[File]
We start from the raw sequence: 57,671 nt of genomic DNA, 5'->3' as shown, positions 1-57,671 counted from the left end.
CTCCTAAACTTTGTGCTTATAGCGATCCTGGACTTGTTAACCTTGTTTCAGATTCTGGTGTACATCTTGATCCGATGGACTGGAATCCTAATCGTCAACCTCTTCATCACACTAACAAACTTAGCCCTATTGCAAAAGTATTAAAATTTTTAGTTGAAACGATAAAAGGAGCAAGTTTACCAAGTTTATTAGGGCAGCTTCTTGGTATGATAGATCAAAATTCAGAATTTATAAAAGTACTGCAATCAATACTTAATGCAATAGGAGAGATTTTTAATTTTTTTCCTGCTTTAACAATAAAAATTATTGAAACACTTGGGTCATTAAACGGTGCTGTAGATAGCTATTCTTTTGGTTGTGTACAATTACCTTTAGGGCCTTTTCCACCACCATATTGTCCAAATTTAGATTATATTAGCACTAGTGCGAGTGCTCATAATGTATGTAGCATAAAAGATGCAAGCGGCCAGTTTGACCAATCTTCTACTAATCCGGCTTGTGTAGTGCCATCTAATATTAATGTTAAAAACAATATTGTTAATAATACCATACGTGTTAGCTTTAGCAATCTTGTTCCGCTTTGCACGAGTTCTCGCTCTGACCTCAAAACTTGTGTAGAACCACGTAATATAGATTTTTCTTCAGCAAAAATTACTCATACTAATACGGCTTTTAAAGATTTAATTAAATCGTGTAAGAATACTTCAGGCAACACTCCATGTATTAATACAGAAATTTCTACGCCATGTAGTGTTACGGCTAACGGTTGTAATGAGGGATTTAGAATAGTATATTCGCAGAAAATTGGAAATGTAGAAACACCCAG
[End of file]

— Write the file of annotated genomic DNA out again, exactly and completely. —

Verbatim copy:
We start from the raw sequence: 57,671 nt of genomic DNA, 5'->3' as shown, positions 1-57,671 counted from the left end.
CTCCTAAACTTTGTGCTTATAGCGATCCTGGACTTGTTAACCTTGTTTCAGATTCTGGTGTACATCTTGATCCGATGGACTGGAATCCTAATCGTCAACCTCTTCATCACACTAACAAACTTAGCCCTATTGCAAAAGTATTAAAATTTTTAGTTGAAACGATAAAAGGAGCAAGTTTACCAAGTTTATTAGGGCAGCTTCTTGGTATGATAGATCAAAATTCAGAATTTATAAAAGTACTGCAATCAATACTTAATGCAATAGGAGAGATTTTTAATTTTTTTCCTGCTTTAACAATAAAAATTATTGAAACACTTGGGTCATTAAACGGTGCTGTAGATAGCTATTCTTTTGGTTGTGTACAATTACCTTTAGGGCCTTTTCCACCACCATATTGTCCAAATTTAGATTATATTAGCACTAGTGCGAGTGCTCATAATGTATGTAGCATAAAAGATGCAAGCGGCCAGTTTGACCAATCTTCTACTAATCCGGCTTGTGTAGTGCCATCTAATATTAATGTTAAAAACAATATTGTTAATAATACCATACGTGTTAGCTTTAGCAATCTTGTTCCGCTTTGCACGAGTTCTCGCTCTGACCTCAAAACTTGTGTAGAACCACGTAATATAGATTTTTCTTCAGCAAAAATTACTCATACTAATACGGCTTTTAAAGATTTAATTAAATCGTGTAAGAATACTTCAGGCAACACTCCATGTATTAATACAGAAATTTCTACGCCATGTAGTGTTACGGCTAACGGTTGTAATGAGGGATTTAGAATAGTATATTCGCAGAAAATTGGAAATGTAGAAACACCCAG